The researchers concluded that more needed to be done to mitigate these negative effects. In essence, the overall community benefits were considered high enough that it warranted the continuation of the program but only if individual health markers can be improved.
It would seem that there is a connection between the community and the self. If the goal is social cohesion, then it’s possible that it comes at a cost to the individual. If the goal is to support the health of the person, then it may require less social cohesion. A different approach to forgiveness is required.
Approaching forgiveness by thinking differently.
I’m not suggestion we not forgive others. Forgiveness, learning to not retaliate, and developing a capacity to deescalate certain situations are all important skills for the health and welfare of humanity. All religions to some extent teach the importance of forgiveness because at a basic level seeing one another as equals is an essential component of living together.
So how might we approach forgiveness differently? Dr. Murray Bowen developed the concept of differentiation of self. You can read more about this concept by clicking here. Differentiation of self is about being more of an individual but not in the ways we typically define individuality. Common notions of individuality move us to be independent of others. For example, someone might say, “That group in the church is crazy, and I’m not going to participate in anything they do.” Or “I’ve differentiated myself from my family.” That’s not differentiation in the way Bowen conceived of it.
Bowen’s idea of individuality was a self who operated out of well thought out core principles and beliefs, while staying connected with others in the relationships system. It is the capacity to say “I” while others are demanding “we” without running away or insisting others agree.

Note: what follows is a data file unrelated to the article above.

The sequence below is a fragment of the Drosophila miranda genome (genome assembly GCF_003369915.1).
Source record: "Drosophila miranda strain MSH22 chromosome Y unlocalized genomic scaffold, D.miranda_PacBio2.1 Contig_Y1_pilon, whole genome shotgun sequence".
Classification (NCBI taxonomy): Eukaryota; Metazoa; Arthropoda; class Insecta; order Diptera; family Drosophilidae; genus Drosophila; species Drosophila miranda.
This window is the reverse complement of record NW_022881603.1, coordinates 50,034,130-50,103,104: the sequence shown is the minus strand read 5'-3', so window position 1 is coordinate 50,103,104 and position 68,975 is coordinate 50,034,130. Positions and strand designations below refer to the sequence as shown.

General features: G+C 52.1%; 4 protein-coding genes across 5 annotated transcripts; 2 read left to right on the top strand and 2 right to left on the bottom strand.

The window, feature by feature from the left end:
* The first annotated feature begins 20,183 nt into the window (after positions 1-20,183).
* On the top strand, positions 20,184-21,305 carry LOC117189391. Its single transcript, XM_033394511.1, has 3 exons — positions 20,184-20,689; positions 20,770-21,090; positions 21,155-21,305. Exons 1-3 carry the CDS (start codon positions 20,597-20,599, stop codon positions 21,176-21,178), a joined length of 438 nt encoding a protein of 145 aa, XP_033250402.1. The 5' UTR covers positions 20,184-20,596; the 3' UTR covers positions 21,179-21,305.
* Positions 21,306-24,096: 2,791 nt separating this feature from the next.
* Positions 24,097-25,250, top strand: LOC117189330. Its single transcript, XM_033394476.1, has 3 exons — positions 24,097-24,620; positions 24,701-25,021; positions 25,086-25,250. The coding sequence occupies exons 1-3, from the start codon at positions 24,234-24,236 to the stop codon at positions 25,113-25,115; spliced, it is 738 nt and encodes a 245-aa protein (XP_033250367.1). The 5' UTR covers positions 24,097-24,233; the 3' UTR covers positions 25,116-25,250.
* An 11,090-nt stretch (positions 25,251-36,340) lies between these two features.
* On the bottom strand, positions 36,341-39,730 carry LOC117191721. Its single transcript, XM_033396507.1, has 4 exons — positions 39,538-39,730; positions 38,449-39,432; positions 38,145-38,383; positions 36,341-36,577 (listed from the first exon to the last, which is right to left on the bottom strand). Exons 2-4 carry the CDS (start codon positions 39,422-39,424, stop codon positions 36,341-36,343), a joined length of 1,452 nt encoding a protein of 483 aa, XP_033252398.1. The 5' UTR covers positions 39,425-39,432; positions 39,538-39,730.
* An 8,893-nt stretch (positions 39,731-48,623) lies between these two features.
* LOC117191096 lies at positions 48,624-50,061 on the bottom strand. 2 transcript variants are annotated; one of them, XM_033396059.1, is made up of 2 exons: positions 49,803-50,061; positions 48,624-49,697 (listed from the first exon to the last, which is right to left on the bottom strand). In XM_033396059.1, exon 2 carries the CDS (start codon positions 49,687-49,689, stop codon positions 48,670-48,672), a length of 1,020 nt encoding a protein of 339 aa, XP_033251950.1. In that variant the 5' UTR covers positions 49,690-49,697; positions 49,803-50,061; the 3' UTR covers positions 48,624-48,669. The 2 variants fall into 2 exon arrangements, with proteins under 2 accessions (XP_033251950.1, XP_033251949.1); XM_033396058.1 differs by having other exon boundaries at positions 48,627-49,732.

Bowen observed that when families focus on togetherness, negative symptoms emerge in individual family members. They could be physical, psychological or behavioral in nature. Not unlike the Sierra Leon study, when the focus was on togetherness, coming together and going along with the community, it had negative outcomes for some individuals.
O Divine Master grant that I may not so much seek . . . to be understood, as to understand. - Prayer of Saint Frances of Assisi
Differentiation can be a useful way of thinking about forgiveness. For the woman who forgave her father, it wasn’t until she was motivated to learn about his upbringing, the facts surrounding the invasion of his hometown, and the way the family managed anxiety that forgiveness followed. It was the result of her efforts to be more responsible for understanding herself, her father, and her extended family. It was an effort for self, not part of a community process that was driven by others. My hunch is that those who arrive at forgiveness on their own, do better long-term. I think that’s an idea worth researching for anyone who has the motivation to do it. Faith communities that provide space for individuals to work at their own pace, and foster an environment of discovery, will always do better long-term.
You can learn more about the Sierra Leon study on forgiveness at these two sites: